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Okay, just for a second—as a thought experiment—let’s treat Culture as the sophomore album from the Migos. In this reality, it marks a sharp improvement from the North Atlanta trio’s debut, 2015’s Yung Rich Nation, an album that showed a tremendous amount of technical dexterity, but stiffer writing and only half-formed pop instincts. The Migos are better now, we’d say. They really grew.
In the real world, of course, Culture comes in a long, long line of hits, mixtapes, and one-offs. Since “Versace” and Y.R.N. (Young Rich Niggas) marked their breakthrough in 2013, they’ve been one of the most influential acts in hip-hop, and frequently one of the best. Their most obvious mark on the culture has been the tight, triplet-laced flow they resurrected and perfected. They also brought the dab to the world at large, and injected a handful of slang terms into the syntaxes of aspiring rappers from coast to coast.
So Culture arrives in what feels like the second act of a long career, by rap standards. The Migos came out as young upstarts, suffered through a litany of legal hang-ups and incarcerations, had short creative dry spells where they sniped at the kids on the lawn stealing their styles, and eventually came back around. This time, they have a #1 hit in tow, and they want to stick at the top of the commercial pyramid.
The first voice you hear on Culture is DJ Khaled’s, which couldn’t be more misleading. This isn’t a big-budget parade of set pieces and stunt casting; if anything, it’s remarkable for how long stretches of it are sober, somber. Culture’s midpoint is the phenomenal, Zaytoven-produced “Big on Big,” which is towering and defiant, and even flips their well-documented label troubles into a point of pride. That track is followed by two more (“What the Price,” “Brown Paper Bag”) that stick to minor keys and contemplative piano. There are plenty of stray prescription pills and idle threats to go around, but they’ve been reassembled to be eerier, more perilous. (Incidentally, this would have been a perfect place to insert “Cocoon,” their staggering loosie from last year.)
Culture is front-loaded with singles, which—perhaps counter-intuitively—makes for a nice balance. Heard back-to-back-to-back, “T-Shirt,” “Call Casting,” and “Bad and Boujee” are not only packed with color and virtuosic rapping, but elucidate exactly what each of the three rappers bring to the table, how they complement one another. Hearing Quavo float is a joy, but it’s even better when it’s underscored by Takeoff’s bass and Offset’s serration. There are also fascinating reconciliations: The Cardo-produced, 2 Chainz-featuring “Deadz” seems to find a middle ground between the sparse Atlanta sounds and Chicago’s maximalism that were warring around the time of Y.R.N.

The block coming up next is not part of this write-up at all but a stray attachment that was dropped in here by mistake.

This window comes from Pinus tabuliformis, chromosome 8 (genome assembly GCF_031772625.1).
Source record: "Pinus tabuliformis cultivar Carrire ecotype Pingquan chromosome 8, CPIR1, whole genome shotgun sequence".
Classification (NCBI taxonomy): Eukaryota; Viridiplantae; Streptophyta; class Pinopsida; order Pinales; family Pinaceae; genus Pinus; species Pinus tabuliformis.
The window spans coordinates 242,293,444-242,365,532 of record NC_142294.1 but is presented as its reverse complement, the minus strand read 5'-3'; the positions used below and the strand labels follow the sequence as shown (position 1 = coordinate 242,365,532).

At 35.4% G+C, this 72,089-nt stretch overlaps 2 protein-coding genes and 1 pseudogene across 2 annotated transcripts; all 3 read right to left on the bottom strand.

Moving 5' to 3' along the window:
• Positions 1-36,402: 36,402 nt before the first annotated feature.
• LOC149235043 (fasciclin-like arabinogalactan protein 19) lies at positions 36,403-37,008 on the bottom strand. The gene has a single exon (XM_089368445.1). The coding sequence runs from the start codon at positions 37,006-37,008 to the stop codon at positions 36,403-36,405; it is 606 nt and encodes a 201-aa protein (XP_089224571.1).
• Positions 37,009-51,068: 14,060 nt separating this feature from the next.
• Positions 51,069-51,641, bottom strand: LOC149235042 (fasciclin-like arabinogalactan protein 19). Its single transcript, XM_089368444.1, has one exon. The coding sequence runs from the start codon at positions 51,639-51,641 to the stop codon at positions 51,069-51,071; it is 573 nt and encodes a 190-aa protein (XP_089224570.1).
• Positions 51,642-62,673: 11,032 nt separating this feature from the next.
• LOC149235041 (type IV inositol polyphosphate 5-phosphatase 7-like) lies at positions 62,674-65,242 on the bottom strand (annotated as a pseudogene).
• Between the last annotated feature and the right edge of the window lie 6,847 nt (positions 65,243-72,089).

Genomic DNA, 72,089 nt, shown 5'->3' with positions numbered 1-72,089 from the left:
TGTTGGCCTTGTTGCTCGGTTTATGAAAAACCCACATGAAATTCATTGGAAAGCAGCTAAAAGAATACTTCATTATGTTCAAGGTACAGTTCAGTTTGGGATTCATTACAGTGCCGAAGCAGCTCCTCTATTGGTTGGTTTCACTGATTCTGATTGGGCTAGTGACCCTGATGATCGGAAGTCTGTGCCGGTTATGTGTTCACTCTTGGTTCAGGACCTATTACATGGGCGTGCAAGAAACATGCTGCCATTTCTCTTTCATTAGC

Then there are truly strange moments. “All Ass,” from the album’s (uh) back end, sounds like Magic City mixed with industrial Berlin. “Slippery,” in an inspired move, turns a “skrrt skrrt” ad-lib into the song’s melodic backbone. Even when Culture grasps for the radio dial, it skirts expectations. The arc here is not one of artists leaving their roots to chase pop—it’s pop coming back around to accommodate them.
While the Migos are decidedly of Atlanta (coupled with some cadences from up in Tennessee), their records frequently remind you of rap’s earlier years, when creative kids holed up in bedrooms and tried to impress or make each other laugh—think The Migos Is Dead or Bizarre Ride II Nawfside. Culture might have national aspirations, but it’s charged with the energy of history, of family. On “What the Price,” Takeoff raps about the teachers and preachers of his youth who presented an inaccessible, exclusionary path forward. When he shirks that (“I’ma go find me a better route”), it’s not flippant, it’s resolute.
Later on the same song, Offset runs through a consumer fever dream, anchored by the line “I don’t plan on going out sad today.” In other contexts, that might be a curious aside, but over Ricky Racks, 808Godz and KeanuBeats’ somber track, it sounds like the album’s spiritual center. The Migos are (probably) not better than the Beatles, but their existence shouldn’t be reduced to memes that debate the issue. On Culture, their world is richly rendered, full of hopes and paranoia and unbridled joy. This gives the Migos the last laugh on those who thought they’d never crack the retail album format, marked all the while by the knowledge they never needed one to succeed. It’s a definitive work.Share